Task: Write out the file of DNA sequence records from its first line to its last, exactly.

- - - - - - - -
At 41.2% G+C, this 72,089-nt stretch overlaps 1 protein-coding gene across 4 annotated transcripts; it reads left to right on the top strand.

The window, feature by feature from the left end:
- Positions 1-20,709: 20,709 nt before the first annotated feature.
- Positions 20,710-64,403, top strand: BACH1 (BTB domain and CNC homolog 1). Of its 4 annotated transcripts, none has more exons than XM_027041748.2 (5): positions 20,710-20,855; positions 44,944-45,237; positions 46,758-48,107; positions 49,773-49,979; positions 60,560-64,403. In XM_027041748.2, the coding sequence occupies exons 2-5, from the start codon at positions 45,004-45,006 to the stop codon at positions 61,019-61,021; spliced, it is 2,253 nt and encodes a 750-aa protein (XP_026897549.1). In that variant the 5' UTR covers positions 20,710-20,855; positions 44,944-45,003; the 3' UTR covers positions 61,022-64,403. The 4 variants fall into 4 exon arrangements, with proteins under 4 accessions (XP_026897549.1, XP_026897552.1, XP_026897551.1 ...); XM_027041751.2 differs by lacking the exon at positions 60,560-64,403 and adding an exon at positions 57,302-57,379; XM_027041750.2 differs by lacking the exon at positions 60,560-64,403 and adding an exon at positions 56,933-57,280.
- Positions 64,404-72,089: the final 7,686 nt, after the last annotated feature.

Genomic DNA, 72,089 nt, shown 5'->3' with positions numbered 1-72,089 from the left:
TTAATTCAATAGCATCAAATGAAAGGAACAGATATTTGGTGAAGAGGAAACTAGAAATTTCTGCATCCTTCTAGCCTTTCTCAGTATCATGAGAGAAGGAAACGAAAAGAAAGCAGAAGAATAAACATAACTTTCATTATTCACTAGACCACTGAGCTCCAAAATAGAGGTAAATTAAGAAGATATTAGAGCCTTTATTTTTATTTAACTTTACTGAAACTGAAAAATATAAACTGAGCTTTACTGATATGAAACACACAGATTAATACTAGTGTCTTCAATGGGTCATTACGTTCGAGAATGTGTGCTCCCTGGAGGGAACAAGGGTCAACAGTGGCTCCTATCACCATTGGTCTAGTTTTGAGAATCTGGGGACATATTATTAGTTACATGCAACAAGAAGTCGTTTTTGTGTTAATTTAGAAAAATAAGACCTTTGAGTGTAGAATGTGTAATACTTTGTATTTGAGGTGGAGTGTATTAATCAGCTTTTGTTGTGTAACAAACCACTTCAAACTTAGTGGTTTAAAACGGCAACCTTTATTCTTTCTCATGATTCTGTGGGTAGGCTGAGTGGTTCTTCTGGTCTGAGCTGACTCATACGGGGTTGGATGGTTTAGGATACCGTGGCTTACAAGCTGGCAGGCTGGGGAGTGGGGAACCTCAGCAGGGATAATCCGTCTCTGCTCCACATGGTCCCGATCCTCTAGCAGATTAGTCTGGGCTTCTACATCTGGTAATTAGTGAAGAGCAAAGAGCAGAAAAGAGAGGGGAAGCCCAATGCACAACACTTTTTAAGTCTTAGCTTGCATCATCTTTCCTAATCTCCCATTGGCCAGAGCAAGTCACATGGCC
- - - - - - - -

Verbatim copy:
At 41.2% G+C, this 72,089-nt stretch overlaps 1 protein-coding gene across 4 annotated transcripts; it reads left to right on the top strand.

The window, feature by feature from the left end:
- Positions 1-20,709: 20,709 nt before the first annotated feature.
- Positions 20,710-64,403, top strand: BACH1 (BTB domain and CNC homolog 1). Of its 4 annotated transcripts, none has more exons than XM_027041748.2 (5): positions 20,710-20,855; positions 44,944-45,237; positions 46,758-48,107; positions 49,773-49,979; positions 60,560-64,403. In XM_027041748.2, the coding sequence occupies exons 2-5, from the start codon at positions 45,004-45,006 to the stop codon at positions 61,019-61,021; spliced, it is 2,253 nt and encodes a 750-aa protein (XP_026897549.1). In that variant the 5' UTR covers positions 20,710-20,855; positions 44,944-45,003; the 3' UTR covers positions 61,022-64,403. The 4 variants fall into 4 exon arrangements, with proteins under 4 accessions (XP_026897549.1, XP_026897552.1, XP_026897551.1 ...); XM_027041751.2 differs by lacking the exon at positions 60,560-64,403 and adding an exon at positions 57,302-57,379; XM_027041750.2 differs by lacking the exon at positions 60,560-64,403 and adding an exon at positions 56,933-57,280.
- Positions 64,404-72,089: the final 7,686 nt, after the last annotated feature.

Genomic DNA, 72,089 nt, shown 5'->3' with positions numbered 1-72,089 from the left:
TTAATTCAATAGCATCAAATGAAAGGAACAGATATTTGGTGAAGAGGAAACTAGAAATTTCTGCATCCTTCTAGCCTTTCTCAGTATCATGAGAGAAGGAAACGAAAAGAAAGCAGAAGAATAAACATAACTTTCATTATTCACTAGACCACTGAGCTCCAAAATAGAGGTAAATTAAGAAGATATTAGAGCCTTTATTTTTATTTAACTTTACTGAAACTGAAAAATATAAACTGAGCTTTACTGATATGAAACACACAGATTAATACTAGTGTCTTCAATGGGTCATTACGTTCGAGAATGTGTGCTCCCTGGAGGGAACAAGGGTCAACAGTGGCTCCTATCACCATTGGTCTAGTTTTGAGAATCTGGGGACATATTATTAGTTACATGCAACAAGAAGTCGTTTTTGTGTTAATTTAGAAAAATAAGACCTTTGAGTGTAGAATGTGTAATACTTTGTATTTGAGGTGGAGTGTATTAATCAGCTTTTGTTGTGTAACAAACCACTTCAAACTTAGTGGTTTAAAACGGCAACCTTTATTCTTTCTCATGATTCTGTGGGTAGGCTGAGTGGTTCTTCTGGTCTGAGCTGACTCATACGGGGTTGGATGGTTTAGGATACCGTGGCTTACAAGCTGGCAGGCTGGGGAGTGGGGAACCTCAGCAGGGATAATCCGTCTCTGCTCCACATGGTCCCGATCCTCTAGCAGATTAGTCTGGGCTTCTACATCTGGTAATTAGTGAAGAGCAAAGAGCAGAAAAGAGAGGGGAAGCCCAATGCACAACACTTTTTAAGTCTTAGCTTGCATCATCTTTCCTAATCTCCCATTGGCCAGAGCAAGTCACATGGCC